Two Is­raeli of­fi­cers gunned down at sa­cred site

Northwest Arkansas Democrat-Gazette - - INTERNATIONAL - IAN DEITCH In­for­ma­tion for this ar­ti­cle was con­trib­uted by Mo­hammed Daragh­meh and Karin Laub of The As­so­ci­ated Press.

JERUSALEM — Arab as­sailants struck at ground zero of the Is­raeli-Pales­tinian con­flict Fri­day, open­ing fire from in­side a ma­jor Jerusalem shrine and killing two Is­raeli po­lice­men be­fore be­ing shot dead.

The rare at­tack from within the sa­cred site, revered by both Mus­lims and Jews, raised new con­cerns about an es­ca­la­tion of vi­o­lence. The three at­tack­ers were Arab cit­i­zens of Is­rael, also a rar­ity in a rash of Pales­tinian at­tacks on Is­raeli civil­ians and sol­diers that broke out about two years ago, in part over ten­sions at the holy site.

Jerusalem Po­lice Com­mis­sioner Yo­ram Halevy said the at­tack was well-planned: The as­sailants had ob­tained au­to­matic weapons and stayed at the holy com­pound the night be­fore. He said they marked their tar­gets in ad­vance and af­ter shoot­ing them ran back in­side the com­pound. “The en­tire in­ci­dent be­gan and ended” at the holy com­pound, he told Chan­nel 10 TV.

Af­ter the vi­o­lence, Is­rael closed the site — known to Mus­lims as the Noble Sanc­tu­ary and to Jews as the Tem­ple Mount — for fur­ther sweeps to make sure there were no more weapons there.

Prime Min­is­ter Ben­jamin Ne­tanyahu’s of­fice said it would re­open grad­u­ally af­ter se­cu­rity eval­u­a­tions Sun­day.

Jor­dan, a cus­to­dian of the sa­cred com­pound, called for its im­me­di­ate re­open­ing to al­low ac­cess to Mus­lim wor­ship­pers.

Ne­tanyahu acted quickly to al­lay Mus­lim fears, say­ing the sta­tus quo at the Mus­lim-ad­min­is­tered site “will be pre­served.”

Jews re­vere the site, where two Jewish tem­ples stood in bib­li­cal times, as the Tem­ple Mount. It is the holi­est site in Ju­daism, and the nearby Western Wall, a rem­nant of one of the tem­ples, is the holi­est place where Jews can pray.

Mus­lims re­gard the same hill­top com­pound as the Noble Sanc­tu­ary. Home to the Al-Aqsa mosque and Dome of the Rock, it is Is­lam’s third-holi­est site af­ter Mecca and Med­ina in Saudi Ara­bia.

The fate of the area is an emo­tional is­sue at the heart of the con­flict and forms the cen­ter­piece of ri­val Is­raeli and Pales­tinian na­tional nar­ra­tives.

Af­ter Fri­day’s at­tack, Is­raeli Pres­i­dent Reu­ven Rivlin said, “We can­not al­low for agents of mur­der who des­e­crate the name of God to drag us into a bloody war.”

Pales­tinian Pres­i­dent Mah­moud Ab­bas reached out to Ne­tanyahu in a phone call, high­light­ing the con­cern about a pos­si­ble es­ca­la­tion. The lead­ers have al­most no direct con­tact.

Ab­bas con­demned the at­tack and said he re­jects “any vi­o­lence from any party, par­tic­u­larly at holy sites,” ac­cord­ing to the of­fi­cial Pales­tinian news agency WAFA.

Po­lice were in­ves­ti­gat­ing how the weapons were car­ried into the site.

Roni Al­sheikh, the Is­raeli po­lice chief, said the at­tack­ers opened fire on the Is­raeli of­fi­cers from in­side the site. In re­sponse, “a po­lice force charged at the ter­ror­ists, killed two and wounded the third,” he said. The wounded as­sailant used a knife to at­tack an Is­raeli of­fi­cer check­ing him for ex­plo­sives and was killed, the po­lice chief said.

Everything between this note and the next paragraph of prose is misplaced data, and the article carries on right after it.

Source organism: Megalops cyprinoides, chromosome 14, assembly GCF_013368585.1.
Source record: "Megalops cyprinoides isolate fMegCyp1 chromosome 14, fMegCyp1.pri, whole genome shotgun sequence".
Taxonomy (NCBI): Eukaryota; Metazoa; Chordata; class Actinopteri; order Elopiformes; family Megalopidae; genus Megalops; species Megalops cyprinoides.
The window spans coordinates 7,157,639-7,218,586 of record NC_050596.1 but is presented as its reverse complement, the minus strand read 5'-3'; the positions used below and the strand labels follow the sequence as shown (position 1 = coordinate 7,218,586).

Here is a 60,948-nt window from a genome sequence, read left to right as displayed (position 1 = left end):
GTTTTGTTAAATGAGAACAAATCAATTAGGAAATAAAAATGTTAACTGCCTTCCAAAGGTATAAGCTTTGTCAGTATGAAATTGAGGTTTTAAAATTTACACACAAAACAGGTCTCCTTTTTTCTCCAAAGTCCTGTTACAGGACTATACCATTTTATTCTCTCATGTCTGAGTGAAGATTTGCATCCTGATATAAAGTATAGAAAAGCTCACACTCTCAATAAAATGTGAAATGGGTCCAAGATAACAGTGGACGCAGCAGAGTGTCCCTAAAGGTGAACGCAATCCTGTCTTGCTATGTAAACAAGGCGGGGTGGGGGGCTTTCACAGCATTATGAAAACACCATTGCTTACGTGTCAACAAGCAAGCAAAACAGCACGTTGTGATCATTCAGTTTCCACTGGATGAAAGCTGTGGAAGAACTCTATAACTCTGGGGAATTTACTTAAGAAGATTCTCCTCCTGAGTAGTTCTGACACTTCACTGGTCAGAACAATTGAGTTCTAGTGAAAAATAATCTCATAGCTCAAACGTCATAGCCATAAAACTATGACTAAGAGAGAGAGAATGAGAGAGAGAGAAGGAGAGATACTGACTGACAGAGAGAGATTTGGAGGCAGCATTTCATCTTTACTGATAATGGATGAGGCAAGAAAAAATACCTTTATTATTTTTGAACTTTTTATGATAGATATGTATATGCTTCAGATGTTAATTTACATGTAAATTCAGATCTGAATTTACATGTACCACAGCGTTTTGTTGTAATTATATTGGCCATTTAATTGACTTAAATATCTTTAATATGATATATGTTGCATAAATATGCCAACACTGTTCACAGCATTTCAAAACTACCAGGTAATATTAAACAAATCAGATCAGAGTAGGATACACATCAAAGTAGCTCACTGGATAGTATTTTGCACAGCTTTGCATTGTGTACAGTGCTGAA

Footage re­leased by po­lice shows the at­tack­ers with guns raised run­ning from in­side the com­pound and at­tack­ing the of­fi­cers on duty at the en­trance.

A rel­a­tive said the at­tack­ers were mem­bers of the Jaba­reen clan — two 19-year-olds and a 29-year-old.

They were de­vout Mus­lims and fre­quently vis­ited the shrine, trav­el­ing to Jerusalem by bus from their homes in north­ern Is­rael, the rel­a­tive, Ye­hiyeh Jaba­reen, said in an in­ter­view. He said the fam­ily was in shock over the shoot­ing.

He con­firmed the au­then­tic­ity of a post on the Face­book page of one of the younger at­tack­ers that showed him flash­ing a half­s­mile. “God will­ing, to­mor­row’s smile will be more beau­ti­ful,” read the cap­tion.

The two slain po­lice­men — Ad­vanced Staff Sgt. Maj. Hael Sathawi, 30, and Ad­vanced Staff Sgt. Maj. Kamil Shanan, 22, were mem­bers of Is­rael’s Druze com­mu­nity, fol­low­ers of a se­cre­tive off-shoot of Is­lam.

Shanan was a son of Shachiv Shanan, a for­mer mem­ber of par­lia­ment for the La­bor Party. Sathawi left a wife and a 3-week-old baby, po­lice said.

The clos­ing of the shrine, which rarely hap­pens, meant the can­cel­la­tion of noon prayers, which typ­i­cally draw tens of thou­sands of Mus­lims from Is­rael and the West Bank to the com­pound on Fri­days. The faith­ful per­formed prayers in the streets near the Old City in­stead.

In the past two years, Pales­tini­ans have killed 45 Is­raelis, two vis­it­ing Amer­i­cans and a Bri­tish tourist in stab­bings, shoot­ings and at­tacks us­ing cars to ram into Is­raeli civil­ians and troops.

Dur­ing that pe­riod, Is­raeli forces have killed more than 254 Pales­tini­ans, most of them said by Is­rael to be at­tack­ers while oth­ers were killed in clashes with Is­raeli forces.

Is­rael blames the vi­o­lence on in­cite­ment by Pales­tinian po­lit­i­cal and reli­gious lead­ers com­pounded on so­cial me­dia sites that glo­rify vi­o­lence and en­cour­age at­tacks.

Pales­tini­ans say the at­tacks are trig­gered by anger over decades of Is­raeli oc­cu­pa­tion of ter­ri­to­ries they claim for their fu­ture state.

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